Started to really struggle with breathing for the second half of the stage – it felt like I couldn't take a full deep breath, a sharp pain in the back of my ribs like there was something trapped. Had trouble at various points even staying with the broom group. After effects of the crash on Sunday the physio said this evening, swelling around some vertebrae.

Really had to go deep again to make it to the finish. I knew my parents would be there again, if they weren't going to be there the chances were a lot higher that I'd have climbed off the bike today. Thinking of them, and all the support we'd gotten all week from everyone, not wanting to let people down, being more than halfway to Skerries, forced me to dig in again.

Made it home with the the broom, with the support of various Mayo people and even Padraig Marrey on his bike at one stage!

Got help from Mary and Aishling after the stage trying to loosen up the back, and then Lucan's soigneur Frances applied some kinesio tape. Hoping that it's better tomorrow and I'm able to start. Finishing is another matter…

Orwell Wheelers - Stage 5 - An Post Rás 2015 from Aidan Collins on Vimeo.


Day six – Ballina to Ballinamore 

There was a Cat 3 climb 10 kilometres into today's stage. It wasn't steep but it seemed to go on forever to me, and after yesterday the legs just didn't have it. Normally I'd opt for climbs over crosswinds any day, but today my climbing legs well and truly deserted me.

Dropped with 3 others, in the cars for a while again then dropped completely. Pedalling on my own for a while, then the motorcycle marshal told me broom wasn't far back - waited for that and slotted in with Mark Nicholls from Lucan. The two of us, and two each from Velo Cafe Magasin and Mego were the last riders most of the day. The broom got us home safe and sound, Mark was a great man to have in that group, kept talking all day and kept spirits up.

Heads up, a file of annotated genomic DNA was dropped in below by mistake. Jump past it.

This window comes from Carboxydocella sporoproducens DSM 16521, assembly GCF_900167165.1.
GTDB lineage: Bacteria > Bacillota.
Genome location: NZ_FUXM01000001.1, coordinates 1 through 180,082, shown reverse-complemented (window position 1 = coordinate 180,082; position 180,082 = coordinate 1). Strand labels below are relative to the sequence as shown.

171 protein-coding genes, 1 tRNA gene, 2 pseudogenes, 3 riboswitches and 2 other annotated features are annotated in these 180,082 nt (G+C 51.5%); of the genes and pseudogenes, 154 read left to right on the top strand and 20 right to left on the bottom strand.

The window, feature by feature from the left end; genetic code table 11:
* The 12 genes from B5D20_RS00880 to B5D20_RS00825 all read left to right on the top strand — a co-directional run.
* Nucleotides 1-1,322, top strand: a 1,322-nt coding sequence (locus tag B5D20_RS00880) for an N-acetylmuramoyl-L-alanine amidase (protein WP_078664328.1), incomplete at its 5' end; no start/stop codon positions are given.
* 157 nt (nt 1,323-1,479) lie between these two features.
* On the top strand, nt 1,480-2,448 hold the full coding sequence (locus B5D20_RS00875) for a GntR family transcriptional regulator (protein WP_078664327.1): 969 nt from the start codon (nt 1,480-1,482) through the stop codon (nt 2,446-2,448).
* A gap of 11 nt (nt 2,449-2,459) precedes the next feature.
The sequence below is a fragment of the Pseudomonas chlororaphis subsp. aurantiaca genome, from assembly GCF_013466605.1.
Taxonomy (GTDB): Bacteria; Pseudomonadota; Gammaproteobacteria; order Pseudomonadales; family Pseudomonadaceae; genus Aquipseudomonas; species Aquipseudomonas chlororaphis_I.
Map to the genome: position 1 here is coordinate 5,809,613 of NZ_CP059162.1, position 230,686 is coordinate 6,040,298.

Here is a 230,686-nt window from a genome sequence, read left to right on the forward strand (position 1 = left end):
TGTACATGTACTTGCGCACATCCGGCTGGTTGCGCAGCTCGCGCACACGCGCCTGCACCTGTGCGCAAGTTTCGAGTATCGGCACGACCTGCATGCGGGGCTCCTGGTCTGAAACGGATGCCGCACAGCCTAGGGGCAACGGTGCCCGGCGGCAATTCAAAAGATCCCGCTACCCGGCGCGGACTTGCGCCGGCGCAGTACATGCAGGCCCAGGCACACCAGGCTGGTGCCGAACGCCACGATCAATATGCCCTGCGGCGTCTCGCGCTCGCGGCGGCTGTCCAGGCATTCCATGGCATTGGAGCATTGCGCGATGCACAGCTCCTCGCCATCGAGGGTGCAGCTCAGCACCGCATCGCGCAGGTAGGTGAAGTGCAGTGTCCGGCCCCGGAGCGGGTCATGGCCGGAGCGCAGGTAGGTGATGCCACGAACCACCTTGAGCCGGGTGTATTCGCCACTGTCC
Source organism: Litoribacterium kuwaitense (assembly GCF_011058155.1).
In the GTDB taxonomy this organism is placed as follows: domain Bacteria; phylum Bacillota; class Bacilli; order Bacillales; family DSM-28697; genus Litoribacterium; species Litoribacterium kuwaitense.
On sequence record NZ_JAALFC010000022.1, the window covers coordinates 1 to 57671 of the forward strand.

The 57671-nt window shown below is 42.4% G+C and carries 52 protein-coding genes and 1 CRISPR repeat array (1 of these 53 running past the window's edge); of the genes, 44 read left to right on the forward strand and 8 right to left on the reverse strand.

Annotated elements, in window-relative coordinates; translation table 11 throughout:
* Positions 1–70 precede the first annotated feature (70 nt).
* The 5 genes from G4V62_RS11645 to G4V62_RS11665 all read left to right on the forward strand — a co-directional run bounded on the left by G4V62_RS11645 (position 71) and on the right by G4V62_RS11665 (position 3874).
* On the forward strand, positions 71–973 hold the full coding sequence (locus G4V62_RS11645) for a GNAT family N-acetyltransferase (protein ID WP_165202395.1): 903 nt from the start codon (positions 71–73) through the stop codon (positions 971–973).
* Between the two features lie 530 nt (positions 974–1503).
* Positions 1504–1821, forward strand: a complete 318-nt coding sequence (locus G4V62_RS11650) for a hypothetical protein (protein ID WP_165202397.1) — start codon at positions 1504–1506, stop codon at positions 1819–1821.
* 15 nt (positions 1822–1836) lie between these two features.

At around 30kms in today I didn't think I had 130kms in me. But I'm still here, hanging on by my fingernails at this stage. Two more days to go....


Day seven – Ballinamore to Drogheda 

Rolled out of Ballinamore towards Drogheda this morning, having stayed in the same B&B as both Bikeworx and my friends from the broom groups Velo Cafe Magasin. Busy breakfast... but good to be surrounded by people in the same physical and mental state. Some nasty looking road rash on a Bikeworx lad. All our bodies are nearly broken, but one more day to go before the last stage.

Got to the start nice and early, better weather and got a decent warm-up in on the first 6kms of the race route. Was only soft pedalling but still doing over 30kms/hr - knew it was going to be a fast start. And indeed it was - we passed 48kms in the first hour of racing!

There was an early crash, later found out the yellow jersey was in it. I just about managed to avoid it, had gotten around it when one of his team mates nearly took me down stopping hard and sideways for his leader. My right brake lever into his left arse cheek pushing him back into the road and allowing me round him to continue. Close call.